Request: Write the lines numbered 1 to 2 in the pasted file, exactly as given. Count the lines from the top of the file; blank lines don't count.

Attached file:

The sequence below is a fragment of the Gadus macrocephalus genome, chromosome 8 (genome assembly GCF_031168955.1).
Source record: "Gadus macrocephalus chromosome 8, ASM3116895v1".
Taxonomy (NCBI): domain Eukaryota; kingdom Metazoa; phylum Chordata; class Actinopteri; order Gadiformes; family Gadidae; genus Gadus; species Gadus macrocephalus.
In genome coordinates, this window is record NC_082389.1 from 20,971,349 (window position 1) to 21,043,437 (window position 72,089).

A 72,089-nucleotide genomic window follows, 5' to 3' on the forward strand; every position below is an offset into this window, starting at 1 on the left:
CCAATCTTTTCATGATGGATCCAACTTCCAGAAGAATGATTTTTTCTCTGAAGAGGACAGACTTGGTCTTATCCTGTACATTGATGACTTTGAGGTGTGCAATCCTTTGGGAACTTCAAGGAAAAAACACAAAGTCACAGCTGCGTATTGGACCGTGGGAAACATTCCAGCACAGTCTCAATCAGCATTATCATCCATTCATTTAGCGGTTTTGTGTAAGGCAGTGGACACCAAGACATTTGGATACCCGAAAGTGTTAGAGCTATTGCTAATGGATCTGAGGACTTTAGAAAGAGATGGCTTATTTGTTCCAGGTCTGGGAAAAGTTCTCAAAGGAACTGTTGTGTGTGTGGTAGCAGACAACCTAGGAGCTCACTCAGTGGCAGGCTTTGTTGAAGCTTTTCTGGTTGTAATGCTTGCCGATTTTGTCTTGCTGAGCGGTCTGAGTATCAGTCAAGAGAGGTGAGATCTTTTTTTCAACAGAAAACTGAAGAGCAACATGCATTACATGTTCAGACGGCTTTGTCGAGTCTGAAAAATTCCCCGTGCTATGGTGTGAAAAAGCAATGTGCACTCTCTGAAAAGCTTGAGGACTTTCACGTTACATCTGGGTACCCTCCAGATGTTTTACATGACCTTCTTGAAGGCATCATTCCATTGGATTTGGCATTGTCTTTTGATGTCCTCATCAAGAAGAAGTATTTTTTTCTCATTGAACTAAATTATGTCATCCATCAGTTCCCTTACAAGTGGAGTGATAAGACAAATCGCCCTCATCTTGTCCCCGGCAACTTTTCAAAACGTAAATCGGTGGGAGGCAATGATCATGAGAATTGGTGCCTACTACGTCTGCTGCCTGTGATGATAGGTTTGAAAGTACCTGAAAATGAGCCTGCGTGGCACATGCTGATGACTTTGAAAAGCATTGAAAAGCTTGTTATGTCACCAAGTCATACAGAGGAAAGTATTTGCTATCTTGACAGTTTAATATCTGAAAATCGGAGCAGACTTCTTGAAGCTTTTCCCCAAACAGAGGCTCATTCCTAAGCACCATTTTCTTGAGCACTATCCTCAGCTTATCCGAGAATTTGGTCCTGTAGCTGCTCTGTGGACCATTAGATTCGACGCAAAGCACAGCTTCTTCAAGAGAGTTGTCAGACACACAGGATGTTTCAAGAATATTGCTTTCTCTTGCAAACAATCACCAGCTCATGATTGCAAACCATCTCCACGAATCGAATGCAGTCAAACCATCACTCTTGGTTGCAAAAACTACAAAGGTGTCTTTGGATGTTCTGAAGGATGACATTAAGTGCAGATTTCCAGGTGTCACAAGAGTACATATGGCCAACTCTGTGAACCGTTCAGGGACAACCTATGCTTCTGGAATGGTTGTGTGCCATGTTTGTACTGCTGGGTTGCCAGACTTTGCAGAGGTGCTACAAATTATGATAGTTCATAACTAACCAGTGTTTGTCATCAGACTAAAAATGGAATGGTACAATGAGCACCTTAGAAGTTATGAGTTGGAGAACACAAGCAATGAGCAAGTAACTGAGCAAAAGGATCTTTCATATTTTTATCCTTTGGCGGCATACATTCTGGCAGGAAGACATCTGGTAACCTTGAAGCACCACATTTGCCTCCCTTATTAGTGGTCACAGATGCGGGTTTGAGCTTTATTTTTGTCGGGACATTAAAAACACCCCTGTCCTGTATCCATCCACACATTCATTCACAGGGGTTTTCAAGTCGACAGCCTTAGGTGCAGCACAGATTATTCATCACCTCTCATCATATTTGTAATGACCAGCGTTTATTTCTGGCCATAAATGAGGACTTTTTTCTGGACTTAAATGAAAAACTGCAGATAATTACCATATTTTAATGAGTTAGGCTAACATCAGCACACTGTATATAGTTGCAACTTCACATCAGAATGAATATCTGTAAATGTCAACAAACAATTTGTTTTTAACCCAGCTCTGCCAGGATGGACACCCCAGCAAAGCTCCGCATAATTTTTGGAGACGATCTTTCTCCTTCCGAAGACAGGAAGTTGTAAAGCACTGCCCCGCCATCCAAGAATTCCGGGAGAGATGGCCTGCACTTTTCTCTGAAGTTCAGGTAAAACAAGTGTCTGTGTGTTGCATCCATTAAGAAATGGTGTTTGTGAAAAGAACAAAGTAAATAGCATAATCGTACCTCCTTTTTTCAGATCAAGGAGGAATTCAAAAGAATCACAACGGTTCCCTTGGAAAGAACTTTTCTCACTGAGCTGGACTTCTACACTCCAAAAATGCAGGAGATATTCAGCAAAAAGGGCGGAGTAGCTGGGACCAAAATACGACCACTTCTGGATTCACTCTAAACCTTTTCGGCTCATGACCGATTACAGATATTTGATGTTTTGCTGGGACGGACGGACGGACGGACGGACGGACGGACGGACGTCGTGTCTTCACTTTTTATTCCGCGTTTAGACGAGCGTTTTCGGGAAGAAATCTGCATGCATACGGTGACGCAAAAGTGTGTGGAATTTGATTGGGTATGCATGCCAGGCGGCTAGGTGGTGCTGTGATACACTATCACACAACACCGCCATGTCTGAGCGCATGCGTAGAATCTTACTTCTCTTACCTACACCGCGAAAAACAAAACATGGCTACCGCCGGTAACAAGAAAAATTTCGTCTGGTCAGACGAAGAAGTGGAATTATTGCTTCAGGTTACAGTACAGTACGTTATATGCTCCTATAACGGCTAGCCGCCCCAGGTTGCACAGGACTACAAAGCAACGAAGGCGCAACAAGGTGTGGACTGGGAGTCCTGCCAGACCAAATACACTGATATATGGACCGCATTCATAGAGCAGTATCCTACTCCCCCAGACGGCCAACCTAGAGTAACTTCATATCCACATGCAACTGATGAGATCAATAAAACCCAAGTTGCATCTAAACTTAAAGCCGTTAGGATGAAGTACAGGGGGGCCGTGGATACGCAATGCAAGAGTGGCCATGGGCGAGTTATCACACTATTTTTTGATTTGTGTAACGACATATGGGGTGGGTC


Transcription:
The sequence below is a fragment of the Gadus macrocephalus genome, chromosome 8 (genome assembly GCF_031168955.1).
Source record: "Gadus macrocephalus chromosome 8, ASM3116895v1".